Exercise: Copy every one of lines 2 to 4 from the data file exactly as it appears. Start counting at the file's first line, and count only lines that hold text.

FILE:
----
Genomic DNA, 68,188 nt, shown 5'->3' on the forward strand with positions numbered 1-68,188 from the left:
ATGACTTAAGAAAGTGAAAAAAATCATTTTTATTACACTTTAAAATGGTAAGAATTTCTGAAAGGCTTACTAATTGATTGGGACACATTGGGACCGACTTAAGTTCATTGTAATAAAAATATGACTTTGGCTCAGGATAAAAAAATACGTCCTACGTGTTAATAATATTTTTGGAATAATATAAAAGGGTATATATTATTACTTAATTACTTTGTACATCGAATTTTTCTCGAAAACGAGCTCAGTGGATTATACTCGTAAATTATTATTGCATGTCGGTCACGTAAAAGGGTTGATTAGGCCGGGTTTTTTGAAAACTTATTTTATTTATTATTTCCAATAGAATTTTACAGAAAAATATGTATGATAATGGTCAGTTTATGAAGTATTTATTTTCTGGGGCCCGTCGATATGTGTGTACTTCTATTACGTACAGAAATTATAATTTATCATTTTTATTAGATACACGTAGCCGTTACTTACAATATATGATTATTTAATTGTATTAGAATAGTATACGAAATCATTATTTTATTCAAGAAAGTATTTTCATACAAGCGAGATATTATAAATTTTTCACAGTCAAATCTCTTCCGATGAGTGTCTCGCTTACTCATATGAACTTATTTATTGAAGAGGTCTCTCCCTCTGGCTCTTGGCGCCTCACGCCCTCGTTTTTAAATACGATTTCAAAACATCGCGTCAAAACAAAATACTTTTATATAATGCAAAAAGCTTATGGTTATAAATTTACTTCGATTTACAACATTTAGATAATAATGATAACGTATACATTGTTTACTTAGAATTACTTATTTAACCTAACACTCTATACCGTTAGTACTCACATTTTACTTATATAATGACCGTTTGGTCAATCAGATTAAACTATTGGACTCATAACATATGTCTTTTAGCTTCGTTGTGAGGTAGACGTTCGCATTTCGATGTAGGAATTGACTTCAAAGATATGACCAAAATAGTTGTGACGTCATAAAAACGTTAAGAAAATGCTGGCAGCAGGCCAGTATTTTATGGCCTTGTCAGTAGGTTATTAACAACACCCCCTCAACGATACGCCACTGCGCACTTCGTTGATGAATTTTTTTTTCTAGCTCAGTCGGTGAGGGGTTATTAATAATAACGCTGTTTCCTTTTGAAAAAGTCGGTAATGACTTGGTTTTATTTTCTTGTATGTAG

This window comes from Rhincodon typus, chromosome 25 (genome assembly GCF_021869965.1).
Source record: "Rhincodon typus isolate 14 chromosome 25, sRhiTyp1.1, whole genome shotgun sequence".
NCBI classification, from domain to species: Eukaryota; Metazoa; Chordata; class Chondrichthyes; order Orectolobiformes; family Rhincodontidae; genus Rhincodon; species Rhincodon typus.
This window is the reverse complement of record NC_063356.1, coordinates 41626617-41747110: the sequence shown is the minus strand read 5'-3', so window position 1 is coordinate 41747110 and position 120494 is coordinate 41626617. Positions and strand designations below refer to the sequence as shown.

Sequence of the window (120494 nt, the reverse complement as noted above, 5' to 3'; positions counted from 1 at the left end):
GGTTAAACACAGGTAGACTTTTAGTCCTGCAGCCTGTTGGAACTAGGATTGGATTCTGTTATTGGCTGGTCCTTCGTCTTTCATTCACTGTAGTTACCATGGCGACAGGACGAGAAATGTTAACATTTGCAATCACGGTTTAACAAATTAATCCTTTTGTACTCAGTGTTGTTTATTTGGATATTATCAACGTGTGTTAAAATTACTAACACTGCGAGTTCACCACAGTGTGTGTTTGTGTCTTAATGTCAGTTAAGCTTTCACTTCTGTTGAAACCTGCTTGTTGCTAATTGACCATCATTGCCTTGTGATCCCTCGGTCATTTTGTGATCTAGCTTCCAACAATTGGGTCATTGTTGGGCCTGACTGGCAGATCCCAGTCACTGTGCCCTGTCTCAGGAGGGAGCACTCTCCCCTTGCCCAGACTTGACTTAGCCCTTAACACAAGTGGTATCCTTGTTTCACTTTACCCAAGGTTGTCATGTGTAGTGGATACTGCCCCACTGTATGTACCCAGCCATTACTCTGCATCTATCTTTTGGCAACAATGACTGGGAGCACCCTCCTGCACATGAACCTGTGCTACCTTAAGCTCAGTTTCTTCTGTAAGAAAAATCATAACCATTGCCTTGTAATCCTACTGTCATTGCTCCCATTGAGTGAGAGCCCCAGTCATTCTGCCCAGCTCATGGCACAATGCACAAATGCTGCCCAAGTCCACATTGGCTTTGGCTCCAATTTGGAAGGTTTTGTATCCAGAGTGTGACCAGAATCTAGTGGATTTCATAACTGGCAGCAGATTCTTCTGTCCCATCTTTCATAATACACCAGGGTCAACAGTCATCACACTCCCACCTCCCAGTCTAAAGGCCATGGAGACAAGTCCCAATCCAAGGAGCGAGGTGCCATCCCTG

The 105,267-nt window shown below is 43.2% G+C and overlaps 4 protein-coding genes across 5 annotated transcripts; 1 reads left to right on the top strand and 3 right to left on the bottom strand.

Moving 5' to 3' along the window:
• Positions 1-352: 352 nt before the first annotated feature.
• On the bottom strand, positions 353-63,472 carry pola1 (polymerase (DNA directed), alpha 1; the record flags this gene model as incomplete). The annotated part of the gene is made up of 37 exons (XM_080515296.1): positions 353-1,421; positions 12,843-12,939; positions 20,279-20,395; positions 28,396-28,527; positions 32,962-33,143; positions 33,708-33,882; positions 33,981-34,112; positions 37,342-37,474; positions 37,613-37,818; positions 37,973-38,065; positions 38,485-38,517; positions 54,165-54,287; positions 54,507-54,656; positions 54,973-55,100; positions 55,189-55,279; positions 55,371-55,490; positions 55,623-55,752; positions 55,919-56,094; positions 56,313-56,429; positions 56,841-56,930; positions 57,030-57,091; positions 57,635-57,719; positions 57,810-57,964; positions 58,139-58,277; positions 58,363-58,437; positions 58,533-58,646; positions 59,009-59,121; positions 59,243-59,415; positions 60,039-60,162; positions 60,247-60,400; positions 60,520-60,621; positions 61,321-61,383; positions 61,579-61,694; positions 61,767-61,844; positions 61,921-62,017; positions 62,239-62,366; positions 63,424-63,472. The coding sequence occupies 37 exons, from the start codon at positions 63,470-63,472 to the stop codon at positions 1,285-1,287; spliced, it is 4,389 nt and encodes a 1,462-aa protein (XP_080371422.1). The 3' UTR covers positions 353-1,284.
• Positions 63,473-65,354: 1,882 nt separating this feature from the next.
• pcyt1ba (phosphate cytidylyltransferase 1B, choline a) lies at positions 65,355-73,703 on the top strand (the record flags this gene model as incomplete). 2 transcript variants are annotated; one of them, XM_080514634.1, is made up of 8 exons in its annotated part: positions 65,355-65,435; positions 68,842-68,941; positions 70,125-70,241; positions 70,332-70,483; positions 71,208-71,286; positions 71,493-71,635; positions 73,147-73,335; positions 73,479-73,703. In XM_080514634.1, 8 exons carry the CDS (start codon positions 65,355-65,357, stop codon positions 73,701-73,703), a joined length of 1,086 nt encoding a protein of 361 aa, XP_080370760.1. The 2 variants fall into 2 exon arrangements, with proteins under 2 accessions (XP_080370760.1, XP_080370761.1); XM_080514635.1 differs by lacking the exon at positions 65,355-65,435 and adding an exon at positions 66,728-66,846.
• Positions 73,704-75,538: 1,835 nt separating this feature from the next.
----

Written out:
ATGACTTAAGAAAGTGAAAAAAATCATTTTTATTACACTTTAAAATGGTAAGAATTTCTGAAAGGCTTACTAATTGATTGGGACACATTGGGACCGACTTAAGTTCATTGTAATAAAAATATGACTTTGGCTCAGGATAAAAAAATACGTCCTACGTGTTAATAATATTTTTGGAATAATATAAAAGGGTATATATTATTACTTAATTACTTTGTACATCGAATTTTTCTCGAAAACGAGCTCAGTGGATTATACTCGTAAATTATTATTGCATGTCGGTCACGTAAAAGGGTTGATTAGGCCGGGTTTTTTGAAAACTTATTTTATTTATTATTTCCAATAGAATTTTACAGAAAAATATGTATGATAATGGTCAGTTTATGAAGTATTTATTTTCTGGGGCCCGTCGATATGTGTGTACTTCTATTACGTACAGAAATTATAATTTATCATTTTTATTAGATACACGTAGCCGTTACTTACAATATATGATTATTTAATTGTATTAGAATAGTATACGAAATCATTATTTTATTCAAGAAAGTATTTTCATACAAGCGAGATATTATAAATTTTTCACAGTCAAATCTCTTCCGATGAGTGTCTCGCTTACTCATATGAACTTATTTATTGAAGAGGTCTCTCCCTCTGGCTCTTGGCGCCTCACGCCCTCGTTTTTAAATACGATTTCAAAACATCGCGTCAAAACAAAATACTTTTATATAATGCAAAAAGCTTATGGTTATAAATTTACTTCGATTTACAACATTTAGATAATAATGATAACGTATACATTGTTTACTTAGAATTACTTATTTAACCTAACACTCTATACCGTTAGTACTCACATTTTACTTATATAATGACCGTTTGGTCAATCAGATTAAACTATTGGACTCATAACATATGTCTTTTAGCTTCGTTGTGAGGTAGACGTTCGCATTTCGATGTAGGAATTGACTTCAAAGATATGACCAAAATAGTTGTGACGTCATAAAAACGTTAAGAAAATGCTGGCAGCAGGCCAGTATTTTATGGCCTTGTCAGTAGGTTATTAACAACACCCCCTCAACGATACGCCACTGCGCACTTCGTTGATGAATTTTTTTTTCTAGCTCAGTCGGTGAGGGGTTATTAATAATAACGCTGTTTCCTTTTGAAAAAGTCGGTAATGACTTGGTTTTATTTTCTTGTATGTAG

This window comes from Rhincodon typus, chromosome 25 (genome assembly GCF_021869965.1).
Source record: "Rhincodon typus isolate 14 chromosome 25, sRhiTyp1.1, whole genome shotgun sequence".